Genomics has contributed significantly to the increased rate of genetic gain within the Irish dairy cow population and has transformed how the Dairy Gene Ireland breeding programme operates. Genomic selection (GS) is a tool to help more accurately identify genetic elite animals. This technology combines the DNA profile of an animal with their ancestry and own performance information to increase the EBI accuracy of an animal at a younger age. Many Farmers now see the use of genomically selected bulls and genotyping females as an essential part of running their dairy farm.
Usage of Genomic selected bulls 2021
Over 73% of the dairy inseminations during the first 6 months of the year have been to young genomically selected (GS) bulls. This can be seen in Table 1. The results are based on analysis of insemination data collected from AI technicians linked to the ICBF database, through their AI handheld system. A total of 662,622, inseminations were included in the analysis. Table 1 contains the details of the number of inseminations from GS bulls compared to daughter proven (DP) bulls. The large uptake of GS bulls can be attributed to the difference genetic merit between these bulls and the daughter proven bulls. The average EBI of the GS bulls is €64 and €69 more than the Irish Daughter proven bulls (DP-IRL) and the International Daughter proven bulls (DP-INT) respectively.
The analysis clearly highlights that, farmers continue to have increased confidence in the young GS bulls to deliver more profitability on their farms in the future.
Benefits of Genotyping Females
Genotyping has many benefits at both farm and industry level. At Farm level, this technology will help to decide which heifers to keep or sell. Animals can increase or decrease in EBI so within a group there can be a wide variation of results. Most animals move between -/+ €40 from the parent average. At extremes, this can be in the order of -/+ €100. Having genomic EBI’s for heifers will also help to secure higher sale prices for surplus heifers. The increase in reliability of a genomic proof over the parent average is between 20% to 30%, which is an equivalent to around 15 daughters in milk production.
The genomic information can also verify the parentage and identify incorrectly recorded parentage. This is particularly useful for herds with large number of calves being born over short periods, where it can be difficult to work out the correct sire and dam of the calf. The rate of parentage errors is 15% of all genotyped animals. Genetically elite animals identified will also be of interest to AI companies for the Gene Ireland Breeding programme, looking for suitable cows from which to purchase male calves.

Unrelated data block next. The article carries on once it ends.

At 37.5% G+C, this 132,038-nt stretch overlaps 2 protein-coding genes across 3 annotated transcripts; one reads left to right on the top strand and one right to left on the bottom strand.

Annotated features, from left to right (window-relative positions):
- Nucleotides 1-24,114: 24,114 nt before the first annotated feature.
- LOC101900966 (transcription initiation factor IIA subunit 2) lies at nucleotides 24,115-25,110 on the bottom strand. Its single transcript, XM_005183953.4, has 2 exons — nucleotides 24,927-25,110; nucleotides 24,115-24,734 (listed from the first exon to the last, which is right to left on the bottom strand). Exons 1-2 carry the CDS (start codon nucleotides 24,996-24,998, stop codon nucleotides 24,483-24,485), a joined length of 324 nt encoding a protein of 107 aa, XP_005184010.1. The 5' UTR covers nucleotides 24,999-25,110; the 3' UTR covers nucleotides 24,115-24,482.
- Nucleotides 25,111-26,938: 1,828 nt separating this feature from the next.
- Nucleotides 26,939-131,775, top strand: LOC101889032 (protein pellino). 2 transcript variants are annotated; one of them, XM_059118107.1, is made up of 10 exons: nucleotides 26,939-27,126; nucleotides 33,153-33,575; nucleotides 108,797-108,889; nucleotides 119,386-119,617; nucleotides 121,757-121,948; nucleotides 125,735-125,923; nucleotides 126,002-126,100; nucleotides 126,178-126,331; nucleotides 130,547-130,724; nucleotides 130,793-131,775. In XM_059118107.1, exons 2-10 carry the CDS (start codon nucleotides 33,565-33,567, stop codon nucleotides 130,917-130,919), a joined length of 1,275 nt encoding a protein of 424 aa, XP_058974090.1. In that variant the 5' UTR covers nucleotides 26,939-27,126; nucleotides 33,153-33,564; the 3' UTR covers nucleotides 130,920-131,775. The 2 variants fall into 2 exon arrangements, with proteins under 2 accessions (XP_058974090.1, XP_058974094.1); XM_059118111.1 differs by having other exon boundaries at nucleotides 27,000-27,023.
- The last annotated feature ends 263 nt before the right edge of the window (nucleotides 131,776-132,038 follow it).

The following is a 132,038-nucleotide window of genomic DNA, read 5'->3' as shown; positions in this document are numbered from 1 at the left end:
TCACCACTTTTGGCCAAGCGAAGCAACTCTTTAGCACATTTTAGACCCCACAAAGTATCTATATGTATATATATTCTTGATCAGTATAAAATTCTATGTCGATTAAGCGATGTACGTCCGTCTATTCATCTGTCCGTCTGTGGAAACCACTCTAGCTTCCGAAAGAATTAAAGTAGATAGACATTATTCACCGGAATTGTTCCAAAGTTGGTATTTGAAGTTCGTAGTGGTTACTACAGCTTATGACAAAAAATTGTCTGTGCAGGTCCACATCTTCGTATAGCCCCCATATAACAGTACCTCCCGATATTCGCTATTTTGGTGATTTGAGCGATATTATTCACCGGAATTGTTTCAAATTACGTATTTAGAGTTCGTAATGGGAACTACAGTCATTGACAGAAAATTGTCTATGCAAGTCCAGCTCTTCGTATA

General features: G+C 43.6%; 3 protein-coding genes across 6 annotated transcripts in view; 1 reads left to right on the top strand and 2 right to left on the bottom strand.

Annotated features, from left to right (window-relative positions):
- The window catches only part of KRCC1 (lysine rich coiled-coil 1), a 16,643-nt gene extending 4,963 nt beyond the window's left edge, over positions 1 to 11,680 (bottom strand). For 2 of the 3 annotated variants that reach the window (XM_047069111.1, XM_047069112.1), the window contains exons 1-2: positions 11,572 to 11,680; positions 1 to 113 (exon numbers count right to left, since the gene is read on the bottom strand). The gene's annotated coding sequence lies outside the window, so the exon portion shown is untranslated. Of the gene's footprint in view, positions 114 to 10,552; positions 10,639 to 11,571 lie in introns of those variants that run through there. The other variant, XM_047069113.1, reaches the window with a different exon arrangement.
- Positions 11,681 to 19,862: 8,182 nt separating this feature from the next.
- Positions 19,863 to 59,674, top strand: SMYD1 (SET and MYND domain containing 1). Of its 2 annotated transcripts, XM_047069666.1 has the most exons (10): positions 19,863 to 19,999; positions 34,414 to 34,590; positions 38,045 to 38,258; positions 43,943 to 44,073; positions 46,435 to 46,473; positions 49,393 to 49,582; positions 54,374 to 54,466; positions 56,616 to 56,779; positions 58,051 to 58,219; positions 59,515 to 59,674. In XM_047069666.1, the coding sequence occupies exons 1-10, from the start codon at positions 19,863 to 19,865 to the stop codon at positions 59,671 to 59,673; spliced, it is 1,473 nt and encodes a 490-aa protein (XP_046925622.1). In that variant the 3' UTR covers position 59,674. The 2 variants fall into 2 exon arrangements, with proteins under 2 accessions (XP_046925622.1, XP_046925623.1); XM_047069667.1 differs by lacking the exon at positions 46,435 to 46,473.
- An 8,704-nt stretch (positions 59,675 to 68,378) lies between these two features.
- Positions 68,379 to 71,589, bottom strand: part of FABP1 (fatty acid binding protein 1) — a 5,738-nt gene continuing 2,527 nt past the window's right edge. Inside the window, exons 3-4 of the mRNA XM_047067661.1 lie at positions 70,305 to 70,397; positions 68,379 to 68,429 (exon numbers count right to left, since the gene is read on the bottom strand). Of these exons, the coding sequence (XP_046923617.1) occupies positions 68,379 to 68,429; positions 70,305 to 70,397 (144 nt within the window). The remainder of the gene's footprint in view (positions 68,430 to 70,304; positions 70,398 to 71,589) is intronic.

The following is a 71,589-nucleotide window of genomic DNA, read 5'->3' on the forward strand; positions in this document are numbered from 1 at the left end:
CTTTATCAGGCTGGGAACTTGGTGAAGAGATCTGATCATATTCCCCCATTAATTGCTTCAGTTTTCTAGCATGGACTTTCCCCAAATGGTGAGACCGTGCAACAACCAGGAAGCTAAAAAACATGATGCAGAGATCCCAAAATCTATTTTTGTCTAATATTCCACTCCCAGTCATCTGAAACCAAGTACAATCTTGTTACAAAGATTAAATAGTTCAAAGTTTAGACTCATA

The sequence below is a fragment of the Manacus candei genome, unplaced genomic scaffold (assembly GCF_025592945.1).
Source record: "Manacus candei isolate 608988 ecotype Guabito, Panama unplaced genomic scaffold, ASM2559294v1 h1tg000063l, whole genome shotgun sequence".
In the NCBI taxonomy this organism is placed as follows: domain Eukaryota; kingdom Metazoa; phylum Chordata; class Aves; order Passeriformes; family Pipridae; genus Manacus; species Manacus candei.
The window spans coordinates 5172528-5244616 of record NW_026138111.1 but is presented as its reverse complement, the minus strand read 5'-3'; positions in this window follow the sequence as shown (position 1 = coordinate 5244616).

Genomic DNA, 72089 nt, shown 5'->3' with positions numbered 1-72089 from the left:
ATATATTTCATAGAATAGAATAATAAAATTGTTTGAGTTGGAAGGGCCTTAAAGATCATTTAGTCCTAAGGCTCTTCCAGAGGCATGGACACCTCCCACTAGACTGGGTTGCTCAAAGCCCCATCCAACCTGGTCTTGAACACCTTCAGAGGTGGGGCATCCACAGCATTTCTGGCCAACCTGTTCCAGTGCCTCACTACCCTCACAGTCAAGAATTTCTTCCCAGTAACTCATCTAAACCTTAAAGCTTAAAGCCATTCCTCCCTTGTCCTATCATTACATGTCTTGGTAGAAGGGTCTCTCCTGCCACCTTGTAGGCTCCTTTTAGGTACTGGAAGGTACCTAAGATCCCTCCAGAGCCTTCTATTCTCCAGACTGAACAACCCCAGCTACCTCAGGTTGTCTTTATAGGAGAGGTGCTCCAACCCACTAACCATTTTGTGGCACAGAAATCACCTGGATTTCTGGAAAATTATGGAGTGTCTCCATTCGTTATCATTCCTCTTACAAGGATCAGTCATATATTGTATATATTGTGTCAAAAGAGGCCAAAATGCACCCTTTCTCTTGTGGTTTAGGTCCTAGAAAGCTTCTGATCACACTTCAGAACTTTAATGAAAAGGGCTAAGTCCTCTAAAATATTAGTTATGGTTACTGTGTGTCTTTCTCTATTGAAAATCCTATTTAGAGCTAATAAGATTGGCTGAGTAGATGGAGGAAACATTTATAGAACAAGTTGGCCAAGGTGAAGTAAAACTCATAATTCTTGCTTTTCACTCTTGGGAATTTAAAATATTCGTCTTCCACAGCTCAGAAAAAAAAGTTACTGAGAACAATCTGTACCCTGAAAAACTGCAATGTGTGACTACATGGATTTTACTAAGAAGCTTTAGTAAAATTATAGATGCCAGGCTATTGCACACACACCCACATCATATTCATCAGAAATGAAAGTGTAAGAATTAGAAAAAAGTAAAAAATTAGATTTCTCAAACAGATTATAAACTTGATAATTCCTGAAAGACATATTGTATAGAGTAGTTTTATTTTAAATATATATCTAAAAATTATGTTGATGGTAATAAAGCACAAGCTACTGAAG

Genotyping generates an abundance of information which will help to make better management and breeding decisions. The current cost of genotyping is €22 per female, which is substantially cheaper than other countries where genotyping can cost up to €90 per animal. The best way of profiting from genotyping females is to select females for replacements based on genomic results over parent average derived breeding values. The cost of genotyping can be recouped through better selection of herd replacements.
At industry level, genotyped females will improve the reliability of genomic evaluations for dairy animals. These females will eventually go on to be used in the reference population for genomic evaluations once they start to gain performance information. As the number of bulls per year remains relatively low, the importance of including females in the reference population will continue to increase, which means it is important that female genotyping at farm level increases as well. Graph 1 shows the total number of dairy females genotyped in the ICBF database. At the end of last year, there was 113,208 genotyped females on the database. Genomic evaluations are also available for multiple dairy breeds such as Jerseys and Norwegian Reds, which will further increase the uptake of genotyping on dairy farms into the future.
In the future, genomics will allow farmers to avoid inbreeding using genomic mating’s, where relationships between animals are measured at the genomic level. The Teagasc next generation herd that represents the future national dairy herd is closely linked to genomics and is crucial for the development of genomic predictions for new traits related to health and the environmental footprint. DNA registration on a national level, which is genotyping at birth, would have significant benefits for Irish farmers and Irish Ag food industries.
How to genotype?
Farmers can order hair kits online by logging into their HerdPlus account. Hair follicles are taken from the tail end of the individual animal and placed in this DNA kit. The Genomic results can be viewed quickly and easily on a genomic evaluation profile. A detailed genomic evaluation report will also be available to view on the reports section of the website. For further queries call the ICBF HerdPlus team on 023 8820452.
- Genotyping your dairy replacements will help to identify the best heifers for breeding replacements.
- With the use of genomic selection of females on-farm now increasing, genetic gain in the Irish national dairy herd is set to increase even further.
- Use a team of high EBI GS bulls equally on your herd to maximise genetic gain.
- Genomics is playing a key role on the economic and environmental sustainability of Irish dairy farms now and into the future.